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Hex-Core Processors

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  • #16
    Re: Hex-Core Processors

    Rich, I haven't seen any software like that since the 80's, but I would most likely recommend NOT using it. One the one hand, unless you have a large adb, with hundreds of thousands of records, I doubt you will see any appreciable gain in performance. And on the other hand, if you do have large tables/files, then you will need a LOT of RAM drive memory.

    And in both cases you risk totally runining your tables if the system crashes.

    W7 32 should be able to see the same amount of memory XP 32 can see, unless the edition of W7 limits the memory it will let you use. W7 64 with a 64 bit chip and bus, however, should see beyond the 3 GIG 32 bit limit, again unless there is an edition limit.

    The other factor is the system itself. Often times a low end, very inexpensive system has limitations imposed from the motherboard.
    Cole Custom Programming - Terrell, Texas
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    "A young man who is not liberal has no heart, but an old man who is not conservative has no mind." GB Shaw


    • #17
      Re: Hex-Core Processors


      Thank you for your comments. When dealing with large amounts of data I would tend to agree with you on being absolutely sure about what you are doing before going forward. Since the topic of this discussion was headed in the direction of high speed computing for Alpha 5 it seemed appropriate to raise the question about mirroring and caching.

      I also remember those programs from the 80s. Ram disks used to be part of the DOS OS and managing memory beyond the 640K limit was most commonly done by QuarterDeck’s QEMM. I remember using disk caching but cannot remember what was used, other than it worked well. In a day or too it may come to me. Sometimes my memory is a bit slow.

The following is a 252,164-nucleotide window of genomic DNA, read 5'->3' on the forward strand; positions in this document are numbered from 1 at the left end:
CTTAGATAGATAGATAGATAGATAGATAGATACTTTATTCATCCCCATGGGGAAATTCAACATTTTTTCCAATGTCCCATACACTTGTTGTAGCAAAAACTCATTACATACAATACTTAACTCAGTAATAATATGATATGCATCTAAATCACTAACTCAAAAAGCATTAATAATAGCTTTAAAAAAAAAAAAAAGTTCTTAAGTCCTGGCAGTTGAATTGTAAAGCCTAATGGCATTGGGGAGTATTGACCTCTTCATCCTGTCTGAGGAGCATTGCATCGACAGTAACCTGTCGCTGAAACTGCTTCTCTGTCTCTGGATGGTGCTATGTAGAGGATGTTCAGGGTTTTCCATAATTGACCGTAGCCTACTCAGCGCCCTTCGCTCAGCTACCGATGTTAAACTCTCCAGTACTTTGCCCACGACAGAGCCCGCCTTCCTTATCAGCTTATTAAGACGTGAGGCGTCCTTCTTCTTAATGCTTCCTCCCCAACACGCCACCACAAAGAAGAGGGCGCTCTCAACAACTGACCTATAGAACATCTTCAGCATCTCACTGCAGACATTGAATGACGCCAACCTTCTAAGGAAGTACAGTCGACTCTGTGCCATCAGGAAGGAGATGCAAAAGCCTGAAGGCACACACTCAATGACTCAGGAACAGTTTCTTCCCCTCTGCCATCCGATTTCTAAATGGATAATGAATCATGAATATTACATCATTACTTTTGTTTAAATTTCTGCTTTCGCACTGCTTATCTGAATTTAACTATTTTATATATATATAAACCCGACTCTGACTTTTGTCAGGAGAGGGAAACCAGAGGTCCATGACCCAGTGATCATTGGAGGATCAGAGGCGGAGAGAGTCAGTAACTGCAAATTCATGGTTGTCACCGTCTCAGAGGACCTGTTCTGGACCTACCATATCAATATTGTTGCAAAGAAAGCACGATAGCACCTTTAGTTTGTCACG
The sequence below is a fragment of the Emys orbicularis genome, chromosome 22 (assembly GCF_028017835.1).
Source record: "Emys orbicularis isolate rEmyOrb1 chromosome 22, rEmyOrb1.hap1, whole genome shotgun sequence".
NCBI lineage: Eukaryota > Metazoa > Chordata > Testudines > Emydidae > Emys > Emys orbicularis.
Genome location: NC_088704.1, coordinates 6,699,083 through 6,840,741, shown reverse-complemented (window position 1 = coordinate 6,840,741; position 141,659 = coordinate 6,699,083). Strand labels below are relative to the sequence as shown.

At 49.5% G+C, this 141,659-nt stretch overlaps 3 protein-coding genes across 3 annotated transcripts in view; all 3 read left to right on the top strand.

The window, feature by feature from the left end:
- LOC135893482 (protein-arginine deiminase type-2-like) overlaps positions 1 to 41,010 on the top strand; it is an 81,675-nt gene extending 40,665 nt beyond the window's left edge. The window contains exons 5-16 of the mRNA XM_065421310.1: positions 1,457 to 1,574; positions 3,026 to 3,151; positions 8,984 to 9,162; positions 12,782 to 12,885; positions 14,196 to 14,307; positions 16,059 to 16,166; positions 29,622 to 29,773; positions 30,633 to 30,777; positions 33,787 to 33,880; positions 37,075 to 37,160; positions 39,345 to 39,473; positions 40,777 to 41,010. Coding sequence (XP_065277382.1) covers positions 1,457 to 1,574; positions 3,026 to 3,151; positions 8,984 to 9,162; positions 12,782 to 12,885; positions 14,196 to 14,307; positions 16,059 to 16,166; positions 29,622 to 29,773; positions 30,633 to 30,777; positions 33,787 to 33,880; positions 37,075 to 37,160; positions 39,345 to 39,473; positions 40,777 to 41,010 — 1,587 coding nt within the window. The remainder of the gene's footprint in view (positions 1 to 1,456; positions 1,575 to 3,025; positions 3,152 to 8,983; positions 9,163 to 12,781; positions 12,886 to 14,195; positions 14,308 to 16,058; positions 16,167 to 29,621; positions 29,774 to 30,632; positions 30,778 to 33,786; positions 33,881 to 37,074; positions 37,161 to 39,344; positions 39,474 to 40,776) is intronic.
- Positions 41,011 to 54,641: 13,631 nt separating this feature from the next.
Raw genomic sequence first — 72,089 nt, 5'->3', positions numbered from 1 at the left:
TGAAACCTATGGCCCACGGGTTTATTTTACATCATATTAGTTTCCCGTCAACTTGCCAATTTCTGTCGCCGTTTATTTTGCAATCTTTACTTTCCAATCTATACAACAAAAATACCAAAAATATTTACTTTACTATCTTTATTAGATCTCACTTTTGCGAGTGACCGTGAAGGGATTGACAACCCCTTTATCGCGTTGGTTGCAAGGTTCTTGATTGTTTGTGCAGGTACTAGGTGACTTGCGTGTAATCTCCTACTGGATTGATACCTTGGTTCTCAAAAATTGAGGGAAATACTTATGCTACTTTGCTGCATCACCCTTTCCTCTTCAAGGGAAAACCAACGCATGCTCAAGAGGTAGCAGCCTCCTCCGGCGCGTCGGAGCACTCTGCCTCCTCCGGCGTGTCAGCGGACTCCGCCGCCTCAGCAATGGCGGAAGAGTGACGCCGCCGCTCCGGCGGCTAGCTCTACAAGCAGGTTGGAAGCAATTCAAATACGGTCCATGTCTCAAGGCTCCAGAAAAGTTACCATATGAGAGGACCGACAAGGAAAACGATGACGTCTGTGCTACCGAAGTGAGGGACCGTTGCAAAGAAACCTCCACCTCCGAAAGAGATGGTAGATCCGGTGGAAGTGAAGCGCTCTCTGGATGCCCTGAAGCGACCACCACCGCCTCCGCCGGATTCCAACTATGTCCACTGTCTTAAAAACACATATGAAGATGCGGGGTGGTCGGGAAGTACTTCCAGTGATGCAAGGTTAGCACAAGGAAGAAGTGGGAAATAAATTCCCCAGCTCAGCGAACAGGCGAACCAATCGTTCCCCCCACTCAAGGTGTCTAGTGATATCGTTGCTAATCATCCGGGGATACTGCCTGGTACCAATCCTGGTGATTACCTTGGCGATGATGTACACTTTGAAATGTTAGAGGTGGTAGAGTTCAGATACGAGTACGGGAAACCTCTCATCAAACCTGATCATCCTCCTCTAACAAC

I have been using Alpha products since Keyworks and Aworks. I even bought a copy of RPL which was never used. I believe RPL stood for Rare Programing Language. The license number on the copy I purchased was 1024.

      Managing 32bit Windows memory above 3GB was a bit of a tangent to the discussion here. The solution mentioned in the previous post has worked well for me for over two months now with no system stability issues. I would not recommend using a RAM disk for ReadyBoost, but it can be used to generate a speed test. Just for fun here is the result from my Windows Event log for my RAM drive.

      The device (Unknown Unknown) is suitable for a ReadyBoost cache. The random read speed is 260744 KB/sec. The random write speed is 2160991 KB/sec.

      Yes, I know the read speed would be expected to be faster than the write speed.

      All the Best,



      • #18
        Re: Hex-Core Processors

        Hey guys,

        Here is an article on Microsoft's website about Windows 7.